Why I Think You Should Read This Book:

-Heather Demetrios is another author I’m going to watch closely because I think her Contemporary YA is excellent—I recently posted my review of Emery Lord’s The Start of Me and You and I admitted that I don’t read a lot of Contemporary YA. I feel like I’ve lucked out recently because both of these books were beautiful and though they both took me a little longer to read (due to other reading obligations, etc.), I absolutely applauded their conclusions, and I would definitely recommend them.

This book is heartbreaking in parts and raw, but it’s worth it. Her story doesn’t make the world out to be a cheery place all the time, but there is hope embedded in the narrative.

**Be aware that there is quite a bit strong language in this one—if that’s something you’re concerned about, you might want to preview the book first. Of course, I understand why she included the language in the story—it reflects the way Josh and Sky talk and express frustration, etc. But there is quite a bit of it, just to warn you.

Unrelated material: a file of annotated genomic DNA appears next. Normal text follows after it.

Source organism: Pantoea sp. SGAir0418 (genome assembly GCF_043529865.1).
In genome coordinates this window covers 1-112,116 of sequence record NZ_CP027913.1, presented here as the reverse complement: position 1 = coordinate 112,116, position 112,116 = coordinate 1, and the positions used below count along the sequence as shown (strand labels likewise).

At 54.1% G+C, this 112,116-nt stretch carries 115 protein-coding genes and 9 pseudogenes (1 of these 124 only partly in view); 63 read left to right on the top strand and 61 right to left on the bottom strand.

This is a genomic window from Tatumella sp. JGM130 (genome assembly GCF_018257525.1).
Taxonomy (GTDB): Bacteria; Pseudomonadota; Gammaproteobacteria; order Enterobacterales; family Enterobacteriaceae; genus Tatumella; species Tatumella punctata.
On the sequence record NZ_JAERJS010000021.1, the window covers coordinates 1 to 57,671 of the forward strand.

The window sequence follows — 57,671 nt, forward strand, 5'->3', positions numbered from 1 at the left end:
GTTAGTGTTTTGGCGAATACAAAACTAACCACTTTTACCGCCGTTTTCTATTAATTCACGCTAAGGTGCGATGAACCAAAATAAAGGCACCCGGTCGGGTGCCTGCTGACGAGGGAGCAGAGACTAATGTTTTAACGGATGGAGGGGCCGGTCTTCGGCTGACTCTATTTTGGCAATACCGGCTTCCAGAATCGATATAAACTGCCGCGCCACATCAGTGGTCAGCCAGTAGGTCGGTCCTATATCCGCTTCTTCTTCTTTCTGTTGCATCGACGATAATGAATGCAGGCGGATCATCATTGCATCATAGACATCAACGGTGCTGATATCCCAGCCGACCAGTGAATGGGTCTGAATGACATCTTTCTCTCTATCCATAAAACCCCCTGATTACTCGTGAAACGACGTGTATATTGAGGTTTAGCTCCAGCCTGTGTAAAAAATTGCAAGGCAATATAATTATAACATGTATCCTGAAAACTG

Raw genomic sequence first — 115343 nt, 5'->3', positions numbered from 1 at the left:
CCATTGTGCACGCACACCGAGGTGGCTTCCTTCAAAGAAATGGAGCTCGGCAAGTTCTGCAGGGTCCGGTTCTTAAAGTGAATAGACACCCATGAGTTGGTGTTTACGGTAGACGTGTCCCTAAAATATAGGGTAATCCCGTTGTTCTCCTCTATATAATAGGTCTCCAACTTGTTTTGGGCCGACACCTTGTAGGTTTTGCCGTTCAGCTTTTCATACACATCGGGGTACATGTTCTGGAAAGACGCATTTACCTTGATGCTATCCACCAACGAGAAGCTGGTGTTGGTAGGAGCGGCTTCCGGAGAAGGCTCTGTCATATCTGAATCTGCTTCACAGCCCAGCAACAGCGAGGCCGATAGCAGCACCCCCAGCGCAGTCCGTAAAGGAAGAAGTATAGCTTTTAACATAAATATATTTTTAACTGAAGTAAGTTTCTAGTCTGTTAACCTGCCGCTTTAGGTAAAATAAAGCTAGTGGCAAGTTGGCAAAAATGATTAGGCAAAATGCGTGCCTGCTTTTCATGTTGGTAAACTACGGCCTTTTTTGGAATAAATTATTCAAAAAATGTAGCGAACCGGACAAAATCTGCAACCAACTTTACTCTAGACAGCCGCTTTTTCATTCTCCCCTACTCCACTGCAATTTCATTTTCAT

I’ll Meet You There is wonderful! It may be difficult to read in parts, because of its content, but you won’t forget these characters soon, and you’ll close the book recognizing that hope and love can win in the end.

Today is the Monthly Classic Middle Grade Discussion at The Midnight Garden for The Secret Garden by Frances Hodgson Burnett. I’m excited, and I’ll be heading over there as soon as I finish my reading. Look for a special post from me tomorrow!

four-stars
What Katie Read

ARC Review: Vanishing Girls by Lauren Oliver

ARC Review: Vanishing Girls by Lauren OliverVanishing Girls by Lauren Oliver
Published by Harper Collins on March 10th 2015
Genres: Contemporary, Family, Siblings, Young Adult
Pages: 368